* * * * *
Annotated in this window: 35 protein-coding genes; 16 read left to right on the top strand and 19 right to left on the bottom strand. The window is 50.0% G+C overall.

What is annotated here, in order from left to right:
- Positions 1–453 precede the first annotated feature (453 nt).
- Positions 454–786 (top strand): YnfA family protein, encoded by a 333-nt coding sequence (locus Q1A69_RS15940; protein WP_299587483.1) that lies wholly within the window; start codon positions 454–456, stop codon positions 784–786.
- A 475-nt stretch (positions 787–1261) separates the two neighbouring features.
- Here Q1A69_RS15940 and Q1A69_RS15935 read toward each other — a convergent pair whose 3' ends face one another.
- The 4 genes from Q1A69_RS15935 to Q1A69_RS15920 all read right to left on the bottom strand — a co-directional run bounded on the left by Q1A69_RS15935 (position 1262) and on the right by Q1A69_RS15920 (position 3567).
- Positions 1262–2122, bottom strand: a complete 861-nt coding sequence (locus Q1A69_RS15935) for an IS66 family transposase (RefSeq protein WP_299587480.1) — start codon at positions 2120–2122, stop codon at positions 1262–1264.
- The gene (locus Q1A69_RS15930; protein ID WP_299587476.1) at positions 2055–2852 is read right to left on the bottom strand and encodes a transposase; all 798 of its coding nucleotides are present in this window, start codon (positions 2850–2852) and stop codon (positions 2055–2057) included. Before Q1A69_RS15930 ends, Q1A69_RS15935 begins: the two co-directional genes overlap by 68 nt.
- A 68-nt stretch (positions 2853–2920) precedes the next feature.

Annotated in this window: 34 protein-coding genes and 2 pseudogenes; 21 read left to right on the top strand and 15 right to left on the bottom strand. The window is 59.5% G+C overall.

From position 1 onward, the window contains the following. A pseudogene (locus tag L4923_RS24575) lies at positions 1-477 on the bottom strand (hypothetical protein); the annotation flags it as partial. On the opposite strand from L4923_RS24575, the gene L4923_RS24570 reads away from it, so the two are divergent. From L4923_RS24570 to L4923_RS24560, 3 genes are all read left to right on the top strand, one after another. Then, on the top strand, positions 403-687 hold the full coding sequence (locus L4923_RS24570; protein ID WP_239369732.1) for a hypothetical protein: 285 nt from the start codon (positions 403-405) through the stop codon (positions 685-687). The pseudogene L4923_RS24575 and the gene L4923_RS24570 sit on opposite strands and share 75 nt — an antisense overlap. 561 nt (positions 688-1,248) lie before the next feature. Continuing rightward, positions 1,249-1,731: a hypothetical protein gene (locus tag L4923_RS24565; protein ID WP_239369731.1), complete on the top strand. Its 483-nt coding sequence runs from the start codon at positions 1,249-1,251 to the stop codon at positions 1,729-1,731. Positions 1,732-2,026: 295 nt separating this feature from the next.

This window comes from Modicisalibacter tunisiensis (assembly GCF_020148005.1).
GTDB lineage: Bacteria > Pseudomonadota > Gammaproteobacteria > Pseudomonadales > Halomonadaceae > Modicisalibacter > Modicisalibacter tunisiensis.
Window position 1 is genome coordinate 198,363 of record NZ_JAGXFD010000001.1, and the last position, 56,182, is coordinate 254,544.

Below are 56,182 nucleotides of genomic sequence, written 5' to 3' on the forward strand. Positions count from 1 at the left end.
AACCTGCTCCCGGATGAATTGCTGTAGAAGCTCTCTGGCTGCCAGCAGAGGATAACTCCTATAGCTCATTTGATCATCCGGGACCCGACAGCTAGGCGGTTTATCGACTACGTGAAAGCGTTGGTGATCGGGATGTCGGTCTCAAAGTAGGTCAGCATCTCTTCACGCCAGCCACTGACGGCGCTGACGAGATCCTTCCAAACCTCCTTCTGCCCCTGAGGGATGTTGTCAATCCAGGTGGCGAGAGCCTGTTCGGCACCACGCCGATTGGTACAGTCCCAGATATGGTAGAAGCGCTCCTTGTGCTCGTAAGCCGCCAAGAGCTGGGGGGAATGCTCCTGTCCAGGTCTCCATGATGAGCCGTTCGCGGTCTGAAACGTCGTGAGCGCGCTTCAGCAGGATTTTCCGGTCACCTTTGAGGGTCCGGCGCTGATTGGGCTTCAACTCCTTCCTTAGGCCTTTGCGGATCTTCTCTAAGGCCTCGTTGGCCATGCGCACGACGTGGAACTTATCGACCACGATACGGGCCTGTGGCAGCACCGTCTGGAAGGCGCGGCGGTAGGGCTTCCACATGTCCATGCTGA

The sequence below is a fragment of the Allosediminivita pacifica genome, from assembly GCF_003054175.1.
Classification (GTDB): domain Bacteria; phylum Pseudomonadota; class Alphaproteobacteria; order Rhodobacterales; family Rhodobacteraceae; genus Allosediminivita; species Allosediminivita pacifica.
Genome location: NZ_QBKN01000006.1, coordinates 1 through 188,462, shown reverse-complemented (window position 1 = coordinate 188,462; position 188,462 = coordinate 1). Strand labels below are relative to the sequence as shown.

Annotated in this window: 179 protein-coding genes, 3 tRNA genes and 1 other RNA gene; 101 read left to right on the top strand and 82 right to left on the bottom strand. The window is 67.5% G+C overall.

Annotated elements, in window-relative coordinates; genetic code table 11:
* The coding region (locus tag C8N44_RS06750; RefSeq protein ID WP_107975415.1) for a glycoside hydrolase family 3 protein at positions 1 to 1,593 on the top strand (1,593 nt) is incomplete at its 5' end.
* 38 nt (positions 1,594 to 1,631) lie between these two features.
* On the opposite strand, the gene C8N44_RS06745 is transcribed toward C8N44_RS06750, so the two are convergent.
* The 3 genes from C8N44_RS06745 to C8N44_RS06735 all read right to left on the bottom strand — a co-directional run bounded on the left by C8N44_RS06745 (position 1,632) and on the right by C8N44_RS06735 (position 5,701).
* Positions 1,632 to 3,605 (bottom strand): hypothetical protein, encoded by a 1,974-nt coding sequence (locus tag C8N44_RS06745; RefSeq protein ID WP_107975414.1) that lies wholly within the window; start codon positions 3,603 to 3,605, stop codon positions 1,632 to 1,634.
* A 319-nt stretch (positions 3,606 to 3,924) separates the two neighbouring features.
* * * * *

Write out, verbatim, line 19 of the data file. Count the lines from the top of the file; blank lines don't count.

Classification (GTDB): domain Bacteria; phylum Pseudomonadota; class Alphaproteobacteria; order Rhodobacterales; family Rhodobacteraceae; genus Allosediminivita; species Allosediminivita pacifica.